Taking into account money received for players leaving, QPR invested a net £22million in transfer fees in January, while becoming contractually obliged for more than £75million in salaries. But Redknapp bridled at the suggestion that the club’s future had been gambled on the pricey personnel who, it is hoped, might keep them in the Premier League.
Nevertheless, for a club that already spends far more than 100 per cent of their income on wages, the fight against relegation will not be cheap. Samba alone is said to cost some £100,000 a week. How can QPR keep adding to their bills every window? “Everyone has gone overboard because there were one or two players who came on frees who got big wages. But when you ring up clubs and ask for a player you suddenly find there are a lot around now unfortunately earning that type of money.”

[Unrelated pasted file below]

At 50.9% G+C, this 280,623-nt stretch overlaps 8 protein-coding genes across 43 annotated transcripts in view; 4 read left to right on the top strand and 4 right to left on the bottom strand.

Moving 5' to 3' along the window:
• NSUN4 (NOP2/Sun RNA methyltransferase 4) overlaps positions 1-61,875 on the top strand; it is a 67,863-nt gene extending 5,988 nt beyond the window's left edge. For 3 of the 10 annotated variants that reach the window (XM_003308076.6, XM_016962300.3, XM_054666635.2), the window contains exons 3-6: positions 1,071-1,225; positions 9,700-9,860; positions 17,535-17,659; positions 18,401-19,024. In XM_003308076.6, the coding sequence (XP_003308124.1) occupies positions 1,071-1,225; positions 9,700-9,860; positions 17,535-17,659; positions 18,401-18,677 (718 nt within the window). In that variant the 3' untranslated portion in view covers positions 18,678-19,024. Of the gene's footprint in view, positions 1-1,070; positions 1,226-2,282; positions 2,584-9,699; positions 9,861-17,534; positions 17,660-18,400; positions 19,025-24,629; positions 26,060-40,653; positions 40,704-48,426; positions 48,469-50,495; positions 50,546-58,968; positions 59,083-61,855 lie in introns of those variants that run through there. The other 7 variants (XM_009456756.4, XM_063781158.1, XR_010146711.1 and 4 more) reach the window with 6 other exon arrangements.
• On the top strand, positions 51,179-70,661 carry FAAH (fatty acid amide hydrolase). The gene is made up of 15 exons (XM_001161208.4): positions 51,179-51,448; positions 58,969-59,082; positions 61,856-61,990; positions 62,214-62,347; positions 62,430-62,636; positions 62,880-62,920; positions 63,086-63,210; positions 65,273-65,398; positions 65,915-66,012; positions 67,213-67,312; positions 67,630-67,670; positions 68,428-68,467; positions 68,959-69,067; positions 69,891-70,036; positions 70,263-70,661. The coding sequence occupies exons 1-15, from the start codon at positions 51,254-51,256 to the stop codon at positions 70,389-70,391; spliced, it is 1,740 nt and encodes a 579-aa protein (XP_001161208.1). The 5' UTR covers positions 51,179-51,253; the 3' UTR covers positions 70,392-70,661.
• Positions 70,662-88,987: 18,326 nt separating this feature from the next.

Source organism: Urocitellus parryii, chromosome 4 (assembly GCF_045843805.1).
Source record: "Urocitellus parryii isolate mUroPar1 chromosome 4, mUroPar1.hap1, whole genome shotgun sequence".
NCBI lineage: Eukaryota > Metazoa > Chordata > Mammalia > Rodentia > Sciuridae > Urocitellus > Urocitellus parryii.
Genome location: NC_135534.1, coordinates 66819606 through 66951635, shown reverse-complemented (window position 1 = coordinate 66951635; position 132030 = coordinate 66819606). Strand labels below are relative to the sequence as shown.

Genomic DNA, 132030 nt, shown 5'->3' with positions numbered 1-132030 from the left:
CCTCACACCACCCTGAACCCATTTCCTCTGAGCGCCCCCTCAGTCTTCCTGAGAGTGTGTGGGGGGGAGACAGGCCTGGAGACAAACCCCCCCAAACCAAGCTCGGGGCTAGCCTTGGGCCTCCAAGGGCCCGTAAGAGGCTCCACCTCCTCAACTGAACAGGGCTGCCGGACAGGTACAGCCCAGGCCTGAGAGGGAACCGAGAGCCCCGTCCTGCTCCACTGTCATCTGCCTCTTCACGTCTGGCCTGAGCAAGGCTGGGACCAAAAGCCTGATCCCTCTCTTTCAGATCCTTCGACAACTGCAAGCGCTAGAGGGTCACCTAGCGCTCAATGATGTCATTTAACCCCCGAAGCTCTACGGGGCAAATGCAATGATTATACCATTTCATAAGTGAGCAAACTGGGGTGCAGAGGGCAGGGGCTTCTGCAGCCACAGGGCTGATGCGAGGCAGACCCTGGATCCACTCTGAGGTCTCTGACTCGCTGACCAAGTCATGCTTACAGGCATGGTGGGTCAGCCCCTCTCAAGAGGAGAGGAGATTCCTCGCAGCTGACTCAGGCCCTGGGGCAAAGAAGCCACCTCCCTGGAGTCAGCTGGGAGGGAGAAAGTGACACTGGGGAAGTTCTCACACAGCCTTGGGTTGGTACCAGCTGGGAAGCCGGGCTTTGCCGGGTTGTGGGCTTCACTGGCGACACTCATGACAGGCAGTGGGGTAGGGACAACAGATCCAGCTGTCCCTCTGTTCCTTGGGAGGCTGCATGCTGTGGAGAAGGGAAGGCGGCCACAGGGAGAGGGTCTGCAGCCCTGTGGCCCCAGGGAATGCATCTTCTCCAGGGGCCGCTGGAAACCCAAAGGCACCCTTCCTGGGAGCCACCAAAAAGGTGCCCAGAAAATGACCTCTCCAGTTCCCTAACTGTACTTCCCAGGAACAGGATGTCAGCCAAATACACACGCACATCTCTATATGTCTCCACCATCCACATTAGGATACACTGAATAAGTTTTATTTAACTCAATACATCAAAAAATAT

He wondered where this idea that QPR pay their players too much came from. Well, here is a clue. “There are a lot of players at this club who earn far too much money; far too much money for their ability and what they give to the club. You shouldn’t be paying massive wages when you’ve got a stadium that holds 18,000 people.”
Who said that? Oh yes, Redknapp. The transfer window, however, seems to have altered his view. “I’ve not bought any players who have underperformed,” he said. “If they perform like they can, then I’ve got no problems.”
Indeed, if anything, he would have liked this transfer window to have added further to the wage bill. He wanted Peter Crouch, but found Stoke would not sell him.
He was unhappy that the Odemwingie deal fell through even though the forward wanted to sign. “He’ll probably get some stick now but a lot of people in football get stick, don’t they?” Not least those in control of QPR’s accounts.